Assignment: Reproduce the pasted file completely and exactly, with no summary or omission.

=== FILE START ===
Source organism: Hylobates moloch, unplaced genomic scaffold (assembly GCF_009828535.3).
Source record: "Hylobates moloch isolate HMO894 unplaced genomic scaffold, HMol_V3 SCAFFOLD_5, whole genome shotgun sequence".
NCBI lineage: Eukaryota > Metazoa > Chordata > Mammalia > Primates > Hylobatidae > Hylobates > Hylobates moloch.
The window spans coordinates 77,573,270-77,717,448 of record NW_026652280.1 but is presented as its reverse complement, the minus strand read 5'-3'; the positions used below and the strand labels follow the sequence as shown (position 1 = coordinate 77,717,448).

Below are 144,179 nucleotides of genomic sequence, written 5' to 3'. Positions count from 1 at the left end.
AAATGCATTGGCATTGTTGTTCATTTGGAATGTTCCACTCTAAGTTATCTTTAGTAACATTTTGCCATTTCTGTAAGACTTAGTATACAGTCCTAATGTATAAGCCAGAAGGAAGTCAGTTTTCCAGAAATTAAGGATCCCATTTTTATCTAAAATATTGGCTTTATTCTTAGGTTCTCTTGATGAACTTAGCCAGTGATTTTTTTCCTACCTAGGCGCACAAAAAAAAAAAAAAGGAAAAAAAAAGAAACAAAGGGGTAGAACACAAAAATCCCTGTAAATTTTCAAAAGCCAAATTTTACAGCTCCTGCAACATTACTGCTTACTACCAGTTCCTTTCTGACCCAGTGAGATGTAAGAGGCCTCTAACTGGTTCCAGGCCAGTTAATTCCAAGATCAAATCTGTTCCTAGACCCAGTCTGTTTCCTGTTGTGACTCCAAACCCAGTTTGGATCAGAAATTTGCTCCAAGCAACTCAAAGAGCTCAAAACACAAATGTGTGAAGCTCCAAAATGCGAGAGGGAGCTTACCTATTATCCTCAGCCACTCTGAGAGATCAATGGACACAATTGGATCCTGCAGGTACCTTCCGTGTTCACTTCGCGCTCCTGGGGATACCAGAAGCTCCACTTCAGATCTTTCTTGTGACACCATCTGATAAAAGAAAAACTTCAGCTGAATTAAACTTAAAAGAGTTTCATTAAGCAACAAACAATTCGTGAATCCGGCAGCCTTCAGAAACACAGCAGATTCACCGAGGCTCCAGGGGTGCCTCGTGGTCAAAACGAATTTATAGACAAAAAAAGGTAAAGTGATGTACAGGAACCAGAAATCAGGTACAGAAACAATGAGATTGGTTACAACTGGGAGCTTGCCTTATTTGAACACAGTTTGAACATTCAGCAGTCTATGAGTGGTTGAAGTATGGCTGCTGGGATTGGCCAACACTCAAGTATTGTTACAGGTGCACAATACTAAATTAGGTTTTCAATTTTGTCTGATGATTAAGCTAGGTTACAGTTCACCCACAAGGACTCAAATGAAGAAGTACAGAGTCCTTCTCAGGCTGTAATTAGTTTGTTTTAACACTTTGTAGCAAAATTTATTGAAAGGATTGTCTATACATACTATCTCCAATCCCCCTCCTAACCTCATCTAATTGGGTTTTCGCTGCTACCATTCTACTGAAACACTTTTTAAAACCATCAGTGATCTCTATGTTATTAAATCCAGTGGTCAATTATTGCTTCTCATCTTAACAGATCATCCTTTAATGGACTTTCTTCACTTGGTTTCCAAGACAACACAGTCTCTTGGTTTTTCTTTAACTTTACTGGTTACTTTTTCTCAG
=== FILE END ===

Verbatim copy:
Source organism: Hylobates moloch, unplaced genomic scaffold (assembly GCF_009828535.3).
Source record: "Hylobates moloch isolate HMO894 unplaced genomic scaffold, HMol_V3 SCAFFOLD_5, whole genome shotgun sequence".
NCBI lineage: Eukaryota > Metazoa > Chordata > Mammalia > Primates > Hylobatidae > Hylobates > Hylobates moloch.
The window spans coordinates 77,573,270-77,717,448 of record NW_026652280.1 but is presented as its reverse complement, the minus strand read 5'-3'; the positions used below and the strand labels follow the sequence as shown (position 1 = coordinate 77,717,448).

Below are 144,179 nucleotides of genomic sequence, written 5' to 3'. Positions count from 1 at the left end.
AAATGCATTGGCATTGTTGTTCATTTGGAATGTTCCACTCTAAGTTATCTTTAGTAACATTTTGCCATTTCTGTAAGACTTAGTATACAGTCCTAATGTATAAGCCAGAAGGAAGTCAGTTTTCCAGAAATTAAGGATCCCATTTTTATCTAAAATATTGGCTTTATTCTTAGGTTCTCTTGATGAACTTAGCCAGTGATTTTTTTCCTACCTAGGCGCACAAAAAAAAAAAAAAGGAAAAAAAAAGAAACAAAGGGGTAGAACACAAAAATCCCTGTAAATTTTCAAAAGCCAAATTTTACAGCTCCTGCAACATTACTGCTTACTACCAGTTCCTTTCTGACCCAGTGAGATGTAAGAGGCCTCTAACTGGTTCCAGGCCAGTTAATTCCAAGATCAAATCTGTTCCTAGACCCAGTCTGTTTCCTGTTGTGACTCCAAACCCAGTTTGGATCAGAAATTTGCTCCAAGCAACTCAAAGAGCTCAAAACACAAATGTGTGAAGCTCCAAAATGCGAGAGGGAGCTTACCTATTATCCTCAGCCACTCTGAGAGATCAATGGACACAATTGGATCCTGCAGGTACCTTCCGTGTTCACTTCGCGCTCCTGGGGATACCAGAAGCTCCACTTCAGATCTTTCTTGTGACACCATCTGATAAAAGAAAAACTTCAGCTGAATTAAACTTAAAAGAGTTTCATTAAGCAACAAACAATTCGTGAATCCGGCAGCCTTCAGAAACACAGCAGATTCACCGAGGCTCCAGGGGTGCCTCGTGGTCAAAACGAATTTATAGACAAAAAAAGGTAAAGTGATGTACAGGAACCAGAAATCAGGTACAGAAACAATGAGATTGGTTACAACTGGGAGCTTGCCTTATTTGAACACAGTTTGAACATTCAGCAGTCTATGAGTGGTTGAAGTATGGCTGCTGGGATTGGCCAACACTCAAGTATTGTTACAGGTGCACAATACTAAATTAGGTTTTCAATTTTGTCTGATGATTAAGCTAGGTTACAGTTCACCCACAAGGACTCAAATGAAGAAGTACAGAGTCCTTCTCAGGCTGTAATTAGTTTGTTTTAACACTTTGTAGCAAAATTTATTGAAAGGATTGTCTATACATACTATCTCCAATCCCCCTCCTAACCTCATCTAATTGGGTTTTCGCTGCTACCATTCTACTGAAACACTTTTTAAAACCATCAGTGATCTCTATGTTATTAAATCCAGTGGTCAATTATTGCTTCTCATCTTAACAGATCATCCTTTAATGGACTTTCTTCACTTGGTTTCCAAGACAACACAGTCTCTTGGTTTTTCTTTAACTTTACTGGTTACTTTTTCTCAG